Open Studios returns to Beacon for ninth year
By Brian PJ Cronin
Samantha Palmeri came to Beacon a few years ago to check out its Open Studios event, in which artists welcome visitors to view their process and art. When it was over, she didn’t want to leave.
“The quantity and quality of art is what made me decide I wanted to live here,” said Palmeri, who moved to Beacon with her family soon after. The abstract painter has not only participated in every Open Studios since but this year took over as director.
The event begins on Friday, May 12, from 6 to 9 p.m., with a party at Oak Vino, 389 Main St., followed by open studios from noon to 6 p.m., on Saturday and Sunday. Some 50 artists are taking part at 20 locations, including facilities like the old high school and Spire Studios and homes and garages. (See beaconopenstudios.org for a map.)
On South Chestnut Street, Lori Merhige will welcome visitors to the garage studio behind her home. “Some people just come for the free snacks and booze, and honestly that’s fine, I’ve been that person,” Merhige says. “Some people come because they look at it like a gallery and they want to buy.” Merhige, who teaches art in the Beacon afterschool program, will have crafts and activities for children. (Expect glitter, she says. Lots of glitter.) She didn’t participate last year because she had just completed an ambitious work — a sculpture made of reinforced gypsum that spent the summer on display at the Reeves Reed Arboretum in Summit, New Jersey — and her studio was empty.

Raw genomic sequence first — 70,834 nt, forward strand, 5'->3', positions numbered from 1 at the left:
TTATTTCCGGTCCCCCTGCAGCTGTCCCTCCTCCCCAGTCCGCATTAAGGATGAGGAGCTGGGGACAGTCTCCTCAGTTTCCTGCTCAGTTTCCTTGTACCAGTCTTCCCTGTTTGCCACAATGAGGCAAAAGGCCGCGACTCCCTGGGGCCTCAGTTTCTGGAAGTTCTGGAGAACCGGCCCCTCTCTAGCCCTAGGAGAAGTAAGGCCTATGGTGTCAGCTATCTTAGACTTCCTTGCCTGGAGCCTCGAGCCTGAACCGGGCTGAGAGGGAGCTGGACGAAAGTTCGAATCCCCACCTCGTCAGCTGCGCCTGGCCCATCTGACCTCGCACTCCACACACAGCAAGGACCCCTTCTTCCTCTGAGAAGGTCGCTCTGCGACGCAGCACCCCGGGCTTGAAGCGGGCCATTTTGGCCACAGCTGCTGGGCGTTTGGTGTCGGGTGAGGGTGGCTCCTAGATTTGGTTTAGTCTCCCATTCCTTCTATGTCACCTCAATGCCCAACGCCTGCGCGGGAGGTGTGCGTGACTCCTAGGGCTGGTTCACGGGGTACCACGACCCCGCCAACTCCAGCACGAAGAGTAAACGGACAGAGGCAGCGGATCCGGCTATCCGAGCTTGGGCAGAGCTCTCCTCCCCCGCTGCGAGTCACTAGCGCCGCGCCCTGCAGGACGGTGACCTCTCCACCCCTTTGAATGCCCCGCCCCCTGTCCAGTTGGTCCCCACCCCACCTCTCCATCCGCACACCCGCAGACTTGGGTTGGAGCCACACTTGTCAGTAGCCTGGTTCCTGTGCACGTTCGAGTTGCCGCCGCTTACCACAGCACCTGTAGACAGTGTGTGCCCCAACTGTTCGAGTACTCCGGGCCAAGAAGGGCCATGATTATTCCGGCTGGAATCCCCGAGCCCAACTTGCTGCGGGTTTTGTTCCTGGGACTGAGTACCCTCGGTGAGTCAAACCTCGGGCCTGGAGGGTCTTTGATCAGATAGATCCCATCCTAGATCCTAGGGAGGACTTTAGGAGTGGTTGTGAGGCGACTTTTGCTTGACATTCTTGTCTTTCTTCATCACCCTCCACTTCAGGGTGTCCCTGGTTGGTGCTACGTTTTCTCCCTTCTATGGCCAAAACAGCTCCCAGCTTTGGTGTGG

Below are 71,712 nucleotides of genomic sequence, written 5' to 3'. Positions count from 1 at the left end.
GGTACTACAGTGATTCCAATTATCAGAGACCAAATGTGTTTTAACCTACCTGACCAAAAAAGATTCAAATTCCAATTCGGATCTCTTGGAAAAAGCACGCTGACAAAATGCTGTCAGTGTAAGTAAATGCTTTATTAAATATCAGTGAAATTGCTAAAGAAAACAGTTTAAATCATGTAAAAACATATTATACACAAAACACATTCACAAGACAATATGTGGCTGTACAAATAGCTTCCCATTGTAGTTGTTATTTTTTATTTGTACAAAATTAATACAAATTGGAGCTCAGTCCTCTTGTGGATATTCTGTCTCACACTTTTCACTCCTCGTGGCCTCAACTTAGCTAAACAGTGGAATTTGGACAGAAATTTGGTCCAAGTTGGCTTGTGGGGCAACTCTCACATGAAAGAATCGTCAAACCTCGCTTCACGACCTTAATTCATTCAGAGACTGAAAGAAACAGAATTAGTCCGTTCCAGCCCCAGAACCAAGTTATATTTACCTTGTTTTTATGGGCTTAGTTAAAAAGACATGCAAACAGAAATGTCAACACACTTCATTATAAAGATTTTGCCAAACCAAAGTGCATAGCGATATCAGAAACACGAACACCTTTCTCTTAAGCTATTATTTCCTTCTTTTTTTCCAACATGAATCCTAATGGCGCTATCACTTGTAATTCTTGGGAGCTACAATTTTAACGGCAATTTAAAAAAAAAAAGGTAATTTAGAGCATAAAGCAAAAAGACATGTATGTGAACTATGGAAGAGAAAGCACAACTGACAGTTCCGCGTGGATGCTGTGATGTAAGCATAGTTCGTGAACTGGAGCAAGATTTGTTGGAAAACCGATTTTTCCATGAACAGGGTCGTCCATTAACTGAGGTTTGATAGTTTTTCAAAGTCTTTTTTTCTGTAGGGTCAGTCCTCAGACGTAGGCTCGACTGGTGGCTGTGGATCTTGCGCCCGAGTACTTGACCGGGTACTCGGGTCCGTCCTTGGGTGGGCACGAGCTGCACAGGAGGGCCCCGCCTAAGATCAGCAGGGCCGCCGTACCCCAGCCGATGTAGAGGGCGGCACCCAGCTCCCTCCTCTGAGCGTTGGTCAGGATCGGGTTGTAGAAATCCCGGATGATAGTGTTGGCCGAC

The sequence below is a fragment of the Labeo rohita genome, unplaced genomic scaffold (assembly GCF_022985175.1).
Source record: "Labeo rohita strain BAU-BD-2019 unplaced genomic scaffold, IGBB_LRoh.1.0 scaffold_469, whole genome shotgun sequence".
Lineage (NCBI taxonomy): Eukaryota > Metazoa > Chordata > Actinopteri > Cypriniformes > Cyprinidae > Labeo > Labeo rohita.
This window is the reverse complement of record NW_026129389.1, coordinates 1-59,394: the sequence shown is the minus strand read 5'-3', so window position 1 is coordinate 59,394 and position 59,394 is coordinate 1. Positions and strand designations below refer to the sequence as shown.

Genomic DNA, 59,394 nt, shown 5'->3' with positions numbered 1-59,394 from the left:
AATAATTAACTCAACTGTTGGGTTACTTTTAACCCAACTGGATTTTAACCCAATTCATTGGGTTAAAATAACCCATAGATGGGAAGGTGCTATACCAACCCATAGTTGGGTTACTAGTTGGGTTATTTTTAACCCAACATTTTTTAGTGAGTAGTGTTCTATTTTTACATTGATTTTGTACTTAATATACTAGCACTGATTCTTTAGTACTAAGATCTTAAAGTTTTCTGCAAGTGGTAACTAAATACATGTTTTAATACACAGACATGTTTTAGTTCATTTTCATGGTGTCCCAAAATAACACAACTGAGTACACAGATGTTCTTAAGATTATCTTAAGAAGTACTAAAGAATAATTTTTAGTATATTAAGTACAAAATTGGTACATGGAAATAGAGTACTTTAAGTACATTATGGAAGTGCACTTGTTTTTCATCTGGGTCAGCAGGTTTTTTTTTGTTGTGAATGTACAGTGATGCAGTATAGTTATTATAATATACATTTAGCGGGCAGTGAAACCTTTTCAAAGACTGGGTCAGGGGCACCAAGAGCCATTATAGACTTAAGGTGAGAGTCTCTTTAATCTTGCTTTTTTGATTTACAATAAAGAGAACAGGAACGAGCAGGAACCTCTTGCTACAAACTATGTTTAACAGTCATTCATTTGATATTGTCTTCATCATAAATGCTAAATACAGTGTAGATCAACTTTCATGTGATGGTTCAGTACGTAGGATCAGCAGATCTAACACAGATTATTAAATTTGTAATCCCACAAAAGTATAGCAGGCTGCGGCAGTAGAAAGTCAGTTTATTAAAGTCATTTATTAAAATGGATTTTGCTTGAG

This year that piece, called Effluence, is back in the studio, disassembled, as Merhige prepares for it to be installed in front of Beacon’s Municipal Building. Weather permitting, she plans to set up large-scale works in her driveway. She also has models and poured iron pieces that serve as inspiration for larger works.
Many of her pieces bring to mind cloth, which is no surprise in that she grew up working with textiles at a factory owned by her family. “It’s like alchemy,” she says. “Because of my background in fabrics, I want to transform the fabric by freezing it in time.”
Photos by Ross Corsair